Take the 2-minute tour ×
Mi Yodeya is a question and answer site for those who base their lives on Jewish law and tradition and anyone interested in learning more. It's 100% free, no registration required.

I am only asking this question to educate myself, not because I am anti-semitic or for any other hidden agenda. I do not what to turn this forum into an ugly place. I realize this question is controversial, I will not be angry if it is closed by moderators. It would seem to me that this is a forum for believers which I am not and so my question is perhaps out of place. However any comments would be helpful including references to other material.

Further the term 'racist' has an emotionally negative connotation. I am not trying to cast judgment. I am trying to better understand Judaism. For the sake of this question I 'racism' should not be considered a dirty concept.

It has always seemed to me that the fundamental tenets of the Jewish religion and of the state of Israel shared much with other doctrines of racial preference.

There would seem to be within Judaism a belief that Jews should help out other Jews with a heightened sense of urgency (vis a vis a non-Jew). Because Jews consider being Jewish is considered to be an ethnic identity this would imply that a good Jew is a 'racist' Jew. (Again I do not cast judgment, I only seek understanding).

--begin edit--

(One of the moderators asked that I expand upon the above section.)

It is hard for me to denote a specific example without it being an event from my own life, which is of course not a large enough sample set and so I feel is not a fair representation. You could say the above is a sense I get from working with, living amongst and speaking with persons who are 'actively Jewish.' Amongst those I know who are not 'actively Jewish' there is much less attention paid to the identity of others and and commentary or benefit associated with that identity.

I will provide a specific example reluctantly as I feel it casts judgment. I have had two bosses who identified as Jews, one actively Jewish (attended synagogue and gave to AIPAC substantially) and another not actively Jewish (non-kosher, did not celebrate holidays, but identified as being a 'Jew'). The actively Jewish boss had mostly Jews in positions of power in the firm (myself excepted although I am often mistaken for being Jewish and may have been so at the time of hire). The other boss had a mix of people, and in fact I believe none were Jewish except for himself. The actively Jewish person viewed interactions with others as being very colored by his own Jewish identity or the Jewish or non-Jewish identity of the other party. The inactively Jewish person did not.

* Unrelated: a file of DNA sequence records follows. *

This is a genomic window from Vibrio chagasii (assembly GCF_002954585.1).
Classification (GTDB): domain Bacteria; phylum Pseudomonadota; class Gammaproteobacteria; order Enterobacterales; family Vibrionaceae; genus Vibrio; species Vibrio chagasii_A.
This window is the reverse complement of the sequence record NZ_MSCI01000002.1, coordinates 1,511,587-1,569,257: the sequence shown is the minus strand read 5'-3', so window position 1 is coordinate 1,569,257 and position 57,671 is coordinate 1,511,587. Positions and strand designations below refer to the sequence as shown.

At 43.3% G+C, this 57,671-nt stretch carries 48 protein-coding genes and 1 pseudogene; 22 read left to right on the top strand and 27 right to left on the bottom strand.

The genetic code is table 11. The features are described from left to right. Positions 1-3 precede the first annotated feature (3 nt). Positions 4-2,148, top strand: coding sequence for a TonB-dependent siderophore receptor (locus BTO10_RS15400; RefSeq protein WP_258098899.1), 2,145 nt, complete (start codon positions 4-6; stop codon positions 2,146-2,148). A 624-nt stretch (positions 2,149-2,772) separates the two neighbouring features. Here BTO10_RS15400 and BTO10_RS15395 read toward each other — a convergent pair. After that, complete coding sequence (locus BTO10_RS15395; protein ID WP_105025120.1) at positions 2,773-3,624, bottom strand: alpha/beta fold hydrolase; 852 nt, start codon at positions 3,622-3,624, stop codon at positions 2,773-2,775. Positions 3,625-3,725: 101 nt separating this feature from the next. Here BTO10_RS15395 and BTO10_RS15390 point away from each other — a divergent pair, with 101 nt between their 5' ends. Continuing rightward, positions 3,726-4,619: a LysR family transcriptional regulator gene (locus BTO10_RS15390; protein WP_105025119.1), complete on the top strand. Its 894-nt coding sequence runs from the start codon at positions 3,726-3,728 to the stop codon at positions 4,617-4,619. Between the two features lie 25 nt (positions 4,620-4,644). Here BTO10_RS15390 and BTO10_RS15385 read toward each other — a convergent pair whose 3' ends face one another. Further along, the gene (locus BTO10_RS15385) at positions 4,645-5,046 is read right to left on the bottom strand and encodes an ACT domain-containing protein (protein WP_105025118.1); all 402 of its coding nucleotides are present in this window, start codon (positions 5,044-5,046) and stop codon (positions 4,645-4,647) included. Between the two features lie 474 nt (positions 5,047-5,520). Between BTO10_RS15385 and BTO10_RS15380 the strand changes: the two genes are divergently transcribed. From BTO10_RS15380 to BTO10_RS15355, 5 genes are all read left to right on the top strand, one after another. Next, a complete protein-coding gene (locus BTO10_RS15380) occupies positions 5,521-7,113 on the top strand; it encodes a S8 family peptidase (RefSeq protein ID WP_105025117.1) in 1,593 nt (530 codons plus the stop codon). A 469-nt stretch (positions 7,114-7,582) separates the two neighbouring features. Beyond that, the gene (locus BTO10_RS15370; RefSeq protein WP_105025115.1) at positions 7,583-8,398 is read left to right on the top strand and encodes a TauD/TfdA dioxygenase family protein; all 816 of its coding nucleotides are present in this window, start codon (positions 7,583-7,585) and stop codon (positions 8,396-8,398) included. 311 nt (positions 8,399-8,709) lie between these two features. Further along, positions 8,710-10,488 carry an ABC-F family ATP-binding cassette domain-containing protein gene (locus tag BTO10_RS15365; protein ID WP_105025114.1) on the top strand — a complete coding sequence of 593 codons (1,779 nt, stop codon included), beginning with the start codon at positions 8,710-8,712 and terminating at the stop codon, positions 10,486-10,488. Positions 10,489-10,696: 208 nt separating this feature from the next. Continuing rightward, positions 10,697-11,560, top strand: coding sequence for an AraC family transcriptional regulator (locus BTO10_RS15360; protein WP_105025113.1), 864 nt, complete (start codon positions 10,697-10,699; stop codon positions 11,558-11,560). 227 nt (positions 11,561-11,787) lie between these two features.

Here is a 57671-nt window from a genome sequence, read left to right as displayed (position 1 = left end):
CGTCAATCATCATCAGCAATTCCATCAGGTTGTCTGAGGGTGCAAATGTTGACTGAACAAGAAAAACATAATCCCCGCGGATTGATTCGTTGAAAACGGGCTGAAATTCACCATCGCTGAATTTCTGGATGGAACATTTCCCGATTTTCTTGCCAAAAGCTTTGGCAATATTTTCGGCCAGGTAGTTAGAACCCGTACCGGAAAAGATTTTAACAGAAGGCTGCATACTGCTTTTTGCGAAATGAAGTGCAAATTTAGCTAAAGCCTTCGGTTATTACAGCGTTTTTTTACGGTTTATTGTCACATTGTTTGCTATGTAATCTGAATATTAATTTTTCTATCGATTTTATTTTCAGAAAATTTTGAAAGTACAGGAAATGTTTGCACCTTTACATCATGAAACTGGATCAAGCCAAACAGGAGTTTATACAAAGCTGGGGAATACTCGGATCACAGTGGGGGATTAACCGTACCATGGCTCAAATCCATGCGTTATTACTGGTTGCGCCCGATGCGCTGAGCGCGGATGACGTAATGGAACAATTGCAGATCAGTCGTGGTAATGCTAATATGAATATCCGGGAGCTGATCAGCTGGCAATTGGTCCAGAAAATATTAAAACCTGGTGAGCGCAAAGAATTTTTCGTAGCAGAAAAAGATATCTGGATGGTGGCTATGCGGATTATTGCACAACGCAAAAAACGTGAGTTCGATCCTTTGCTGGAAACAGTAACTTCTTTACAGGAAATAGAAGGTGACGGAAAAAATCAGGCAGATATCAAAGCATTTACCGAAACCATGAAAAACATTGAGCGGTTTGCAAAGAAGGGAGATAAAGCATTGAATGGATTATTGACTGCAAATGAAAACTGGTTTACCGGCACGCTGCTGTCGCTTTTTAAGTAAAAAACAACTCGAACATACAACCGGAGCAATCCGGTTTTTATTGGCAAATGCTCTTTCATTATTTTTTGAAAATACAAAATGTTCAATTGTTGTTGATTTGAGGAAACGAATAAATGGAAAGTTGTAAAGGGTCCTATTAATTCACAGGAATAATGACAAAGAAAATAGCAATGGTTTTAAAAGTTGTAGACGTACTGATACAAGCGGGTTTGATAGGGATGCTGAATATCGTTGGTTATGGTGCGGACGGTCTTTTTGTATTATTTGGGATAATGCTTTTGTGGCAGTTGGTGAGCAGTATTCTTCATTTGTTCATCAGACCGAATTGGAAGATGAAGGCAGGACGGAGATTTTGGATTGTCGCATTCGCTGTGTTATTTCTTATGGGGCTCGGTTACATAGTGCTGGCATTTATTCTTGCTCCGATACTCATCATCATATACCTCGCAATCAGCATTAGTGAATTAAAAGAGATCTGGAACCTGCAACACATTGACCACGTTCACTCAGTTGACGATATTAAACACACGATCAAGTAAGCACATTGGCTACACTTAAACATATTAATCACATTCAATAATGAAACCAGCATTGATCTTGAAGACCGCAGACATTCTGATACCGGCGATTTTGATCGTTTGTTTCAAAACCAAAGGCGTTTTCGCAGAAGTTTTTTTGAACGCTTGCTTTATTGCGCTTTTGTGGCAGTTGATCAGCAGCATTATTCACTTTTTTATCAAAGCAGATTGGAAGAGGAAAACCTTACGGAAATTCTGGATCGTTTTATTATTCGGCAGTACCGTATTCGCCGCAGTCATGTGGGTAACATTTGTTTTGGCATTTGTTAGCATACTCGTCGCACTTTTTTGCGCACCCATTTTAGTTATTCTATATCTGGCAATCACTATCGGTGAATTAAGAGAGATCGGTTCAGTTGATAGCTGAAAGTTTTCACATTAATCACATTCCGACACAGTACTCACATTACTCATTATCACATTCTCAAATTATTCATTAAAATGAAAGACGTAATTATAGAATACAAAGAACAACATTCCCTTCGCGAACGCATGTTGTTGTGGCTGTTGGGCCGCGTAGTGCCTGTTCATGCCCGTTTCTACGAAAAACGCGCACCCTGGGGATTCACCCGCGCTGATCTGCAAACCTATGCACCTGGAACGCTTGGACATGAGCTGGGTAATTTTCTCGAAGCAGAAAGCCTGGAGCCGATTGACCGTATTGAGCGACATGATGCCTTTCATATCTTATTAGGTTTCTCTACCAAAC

I hope this is helpful. I very much appreciate your taking my question seriously. It is a very sincere question and I very much desire to gain wisdom.

--end edit--

This is my guess:

One central tenet of Judaism is that of Jewish identity. To protect this concept of Jewish identity certain racist practices and rules have evolved over the years to maintain and protect the religion from the diluting powers of assimilation and intermarriage. In addition, because of the collapse of the temple Jews were spread out around the world and therefore were often strangers in other countries. Like any group in such a situation there was a need to 'stick together' as members of the 'native' communities were often hostile.

I thank you in advance for helping me to better understand Jews and Judaism so that I can better appreciate one of the worlds oldest and richest cultures.

share|improve this question
2  
If you are using the term 'racism' without negative connotation, why are you trying to find a reason why it is not racism. Would it be better to ask "Is Judaism/Zionism racism?" –  jake May 24 '11 at 22:14
4  
Also, because it is hard to divorce "racism" from its negative connotation, I believe a different term should be used. Perhaps ethnocentrism, or even supremacism, which are more neutral? Do those fit with what you are trying to ask? –  jake May 24 '11 at 22:16
2  
@Seeker, Welcome to Judaism.SE, and thanks very much for posing your controversial question in such a respectful manner. It seems to me that the meat of your question is about Judaism, per se, rather than about Zionism. Could you please edit the title and body to refer just to Judaism? I feel that justifying Zionism as such is probably off-topic. Also, it would make your question more valuable if you could add some more detail, examples, and/or evidence to the paragraph beginning "There wouls seem to be ..." –  Isaac Moses May 24 '11 at 22:17
1  
Possible duplicate: judaism.stackexchange.com/questions/1295/jews-vs-non-jew –  jake May 24 '11 at 22:28
2